We live in a world with 195 countries, and some of them are flourishing day by day. With a low yet stable economic rate, blooming technology, and improving living conditions, countries like India still go under situations that are hard to overcome. We overlook the small countries that cry for help, and all their voices go unheard. Yemen is one of those countries. It is facing the most tragic situations and all the same time. With the economy depleting and the ongoing Civil war, it could be that Yemen is on the verge of being wiped out.
Yemen wasn’t always in a dreadful condition. In ancient times, Yemen was home to the old population of South Arabia, Sabeans. It flourished for thousands of years. In 275, the Jewish-influenced Himyarite Kingdom took over the region. Then came Christianity, followed by Islam. Many dynasties emerged between the 9th to 16th centuries in which the Rasulid Dynasty was the most prominent one. The country got divided into two parts in which one was under the British. In 1962 it became independent, and in 1990, the two states reunited to form the Modern Republic of Yemen. Kleptocracy took over when Ali Abdullah Saleh became the first President of the Republic.
In 2012, When President Ali Abdullah Saleh resigned from his post after three decades, it created a buzz in the country. The crisis started in 2011 when the country was under political crisis and citizens came down on roads to protest against poverty, unemployment, and the President’s plan to eliminate the presidential limits. When the power stepped down, Vice President Abdrabbuh Mansur Hadi was selected in a one-candidate election in 2012. The defense chose arms and ammo. The al-Islah, Al-Queada insurgency, and Houthis, the rebel of Ansar. Houthis took over Sana’a in a coup in 2014 and Saleh was shot dead in 2017.
The Civil War
In 2014, when Houthi insurgents took over Sana’a, it declared the beginning of the second civil war in Yemen. A Saudi Arabian-led military intervention trained towards the restoration of Hadi’s government. In 2 years, 56,000+ people lost their lives in armed violence. This wasn’t new to Yemen. Back in 1994, northern and southern Yemeni forces fought the first Civil war.
The citizens eventually became those who suffered the most. More than 50,000 children lost their lives from starvation in 2017. The ongoing famine in Yemen is the direct result of the Saudi Arabian-led military intervention and the blockade, meaning restrictions in sea, land, and water transport. Famine concluded to the fastest outbreak of Cholera, affecting 1 million people and leaving 17 million people at risk and malnourished.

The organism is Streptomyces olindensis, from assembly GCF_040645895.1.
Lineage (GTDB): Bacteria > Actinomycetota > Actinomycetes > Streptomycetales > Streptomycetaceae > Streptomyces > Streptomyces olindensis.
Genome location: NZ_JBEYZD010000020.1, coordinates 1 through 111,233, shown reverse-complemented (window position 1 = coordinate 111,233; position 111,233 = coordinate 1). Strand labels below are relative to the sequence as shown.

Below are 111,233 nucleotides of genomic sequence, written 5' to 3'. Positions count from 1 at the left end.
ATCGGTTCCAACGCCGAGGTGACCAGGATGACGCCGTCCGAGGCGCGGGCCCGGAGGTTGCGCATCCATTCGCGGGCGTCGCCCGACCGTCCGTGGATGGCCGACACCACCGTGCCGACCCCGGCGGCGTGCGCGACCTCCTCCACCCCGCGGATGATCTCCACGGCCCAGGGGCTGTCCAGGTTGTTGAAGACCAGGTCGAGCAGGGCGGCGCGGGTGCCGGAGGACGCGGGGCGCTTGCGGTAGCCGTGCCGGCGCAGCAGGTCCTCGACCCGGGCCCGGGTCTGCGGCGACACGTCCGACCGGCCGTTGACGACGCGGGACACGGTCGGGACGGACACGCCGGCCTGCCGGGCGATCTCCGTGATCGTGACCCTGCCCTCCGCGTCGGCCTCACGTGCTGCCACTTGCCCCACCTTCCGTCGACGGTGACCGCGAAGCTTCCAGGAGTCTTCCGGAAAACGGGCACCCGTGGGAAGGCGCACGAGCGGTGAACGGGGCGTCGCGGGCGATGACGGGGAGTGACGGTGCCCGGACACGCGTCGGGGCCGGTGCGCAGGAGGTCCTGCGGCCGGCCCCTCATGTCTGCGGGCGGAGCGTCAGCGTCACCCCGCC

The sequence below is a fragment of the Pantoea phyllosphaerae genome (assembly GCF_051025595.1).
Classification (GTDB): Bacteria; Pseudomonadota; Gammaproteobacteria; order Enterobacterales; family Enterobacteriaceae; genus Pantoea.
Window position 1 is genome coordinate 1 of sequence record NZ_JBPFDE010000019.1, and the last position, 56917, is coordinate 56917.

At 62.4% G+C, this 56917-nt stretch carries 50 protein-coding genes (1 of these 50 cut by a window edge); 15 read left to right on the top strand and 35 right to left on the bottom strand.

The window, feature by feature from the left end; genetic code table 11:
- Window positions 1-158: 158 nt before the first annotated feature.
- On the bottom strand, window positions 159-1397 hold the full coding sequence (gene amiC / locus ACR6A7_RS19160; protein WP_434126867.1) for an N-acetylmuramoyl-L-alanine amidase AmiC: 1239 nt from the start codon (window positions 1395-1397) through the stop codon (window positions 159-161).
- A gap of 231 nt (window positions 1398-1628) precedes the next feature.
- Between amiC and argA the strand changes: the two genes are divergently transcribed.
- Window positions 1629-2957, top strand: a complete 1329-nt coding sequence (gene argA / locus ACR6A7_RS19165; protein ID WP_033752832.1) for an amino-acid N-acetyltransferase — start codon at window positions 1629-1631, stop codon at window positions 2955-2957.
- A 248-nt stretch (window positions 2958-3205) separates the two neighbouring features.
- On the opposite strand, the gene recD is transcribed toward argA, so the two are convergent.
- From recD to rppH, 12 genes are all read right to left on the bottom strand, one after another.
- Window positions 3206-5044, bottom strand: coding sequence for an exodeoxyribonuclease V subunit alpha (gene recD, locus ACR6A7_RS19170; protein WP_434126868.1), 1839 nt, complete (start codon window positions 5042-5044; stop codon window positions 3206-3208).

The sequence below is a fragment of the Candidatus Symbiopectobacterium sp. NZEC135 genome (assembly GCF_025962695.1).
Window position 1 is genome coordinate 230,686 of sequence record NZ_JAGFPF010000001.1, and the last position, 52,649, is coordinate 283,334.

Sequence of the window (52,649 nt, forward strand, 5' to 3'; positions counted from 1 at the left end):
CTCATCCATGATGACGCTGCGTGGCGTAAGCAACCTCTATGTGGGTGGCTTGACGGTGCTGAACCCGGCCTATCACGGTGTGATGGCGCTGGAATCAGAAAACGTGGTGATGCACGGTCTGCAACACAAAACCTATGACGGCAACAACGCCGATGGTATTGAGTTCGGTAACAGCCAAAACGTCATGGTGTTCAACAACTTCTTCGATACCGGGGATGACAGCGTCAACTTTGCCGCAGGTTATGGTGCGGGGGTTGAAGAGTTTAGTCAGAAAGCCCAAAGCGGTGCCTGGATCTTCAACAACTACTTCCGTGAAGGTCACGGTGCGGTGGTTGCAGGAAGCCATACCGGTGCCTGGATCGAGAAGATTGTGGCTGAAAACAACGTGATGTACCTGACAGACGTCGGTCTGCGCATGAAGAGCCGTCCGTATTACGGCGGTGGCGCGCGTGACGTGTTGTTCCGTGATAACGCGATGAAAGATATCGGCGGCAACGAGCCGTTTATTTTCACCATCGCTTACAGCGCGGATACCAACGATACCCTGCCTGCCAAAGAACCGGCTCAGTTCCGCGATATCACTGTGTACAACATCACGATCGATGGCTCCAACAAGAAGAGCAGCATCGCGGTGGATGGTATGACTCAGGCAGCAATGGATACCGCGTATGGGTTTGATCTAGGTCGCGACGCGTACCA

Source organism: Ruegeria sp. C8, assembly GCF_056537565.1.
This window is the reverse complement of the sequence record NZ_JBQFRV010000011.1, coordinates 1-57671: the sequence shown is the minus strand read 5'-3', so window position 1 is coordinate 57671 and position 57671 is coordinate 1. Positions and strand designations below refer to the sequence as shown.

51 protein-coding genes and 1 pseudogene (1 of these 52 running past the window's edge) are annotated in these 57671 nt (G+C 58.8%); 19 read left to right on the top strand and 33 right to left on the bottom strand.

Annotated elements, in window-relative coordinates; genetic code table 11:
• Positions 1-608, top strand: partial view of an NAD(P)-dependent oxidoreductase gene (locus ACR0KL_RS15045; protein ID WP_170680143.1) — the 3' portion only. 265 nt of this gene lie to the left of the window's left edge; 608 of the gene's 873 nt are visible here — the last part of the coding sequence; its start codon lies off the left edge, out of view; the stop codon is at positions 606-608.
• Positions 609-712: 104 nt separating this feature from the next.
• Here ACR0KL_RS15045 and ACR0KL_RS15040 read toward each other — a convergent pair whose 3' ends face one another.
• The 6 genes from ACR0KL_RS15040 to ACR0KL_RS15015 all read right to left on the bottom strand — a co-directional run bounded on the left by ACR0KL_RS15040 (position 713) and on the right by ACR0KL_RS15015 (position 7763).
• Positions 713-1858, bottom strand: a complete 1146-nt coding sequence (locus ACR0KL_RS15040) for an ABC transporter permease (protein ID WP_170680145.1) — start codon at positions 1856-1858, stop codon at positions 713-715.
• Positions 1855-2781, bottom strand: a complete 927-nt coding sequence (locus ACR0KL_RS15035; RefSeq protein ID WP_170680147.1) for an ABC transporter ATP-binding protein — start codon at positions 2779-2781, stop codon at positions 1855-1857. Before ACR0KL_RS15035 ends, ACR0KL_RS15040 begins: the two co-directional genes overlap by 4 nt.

The Present Situation
Being among the countries with the lowest GDP, Yemen is an underdeveloped free-market economy. 79% of the population will be under the poverty line if the situation continues. The income of the country solely depends upon remittances from abroad, oil exports, and foreign aid, which ignites the informal sector and the consumer market. More than 7,500 died in 2019 by the Saudi-led coalition but sources say the toll is much higher. Yemen is on the brink of the worst famine in the last 100 years.
The Education System
The education system is shakey and consists of basic schooling, secondary, and college. But ongoing disturbances and disruptions make it impossible for children to attend. Although co-education is provided, the majority of students are boys. Many schools have installed free feeding programs. UNICEF provides community-based classes to the children who are out-of-school mostly because of the destruction of buildings during bombings and airstrike.
An Even Worse Tomorrow
Yemen records the average annual per capita income of USD 2,213, which is well into the lower range of low-income countries. Observing the present situation, the coming years will be worse than those in the past if proper action is not taken urgently. UNICEF has declared Yemen as the most massive humanitarian crisis globally, with more than 80% of the population in need of humanitarian aid, of which 12 million are children. With such large numbers and negligible cooperation by the government, the future of Yemen is in Danger.
The consecutive decline of the economy rate, low literacy rate, political crisis, and humanitarian crisis- all of them simultaneously and more become the factors in halting the growth of the country and making it go downhill instead. Lack of awareness is one of the major causes. With the pandemic going on, the situation is getting worst day by day. Countries like Yemen need support and strict actions way more than it needs sympathy and viral videos.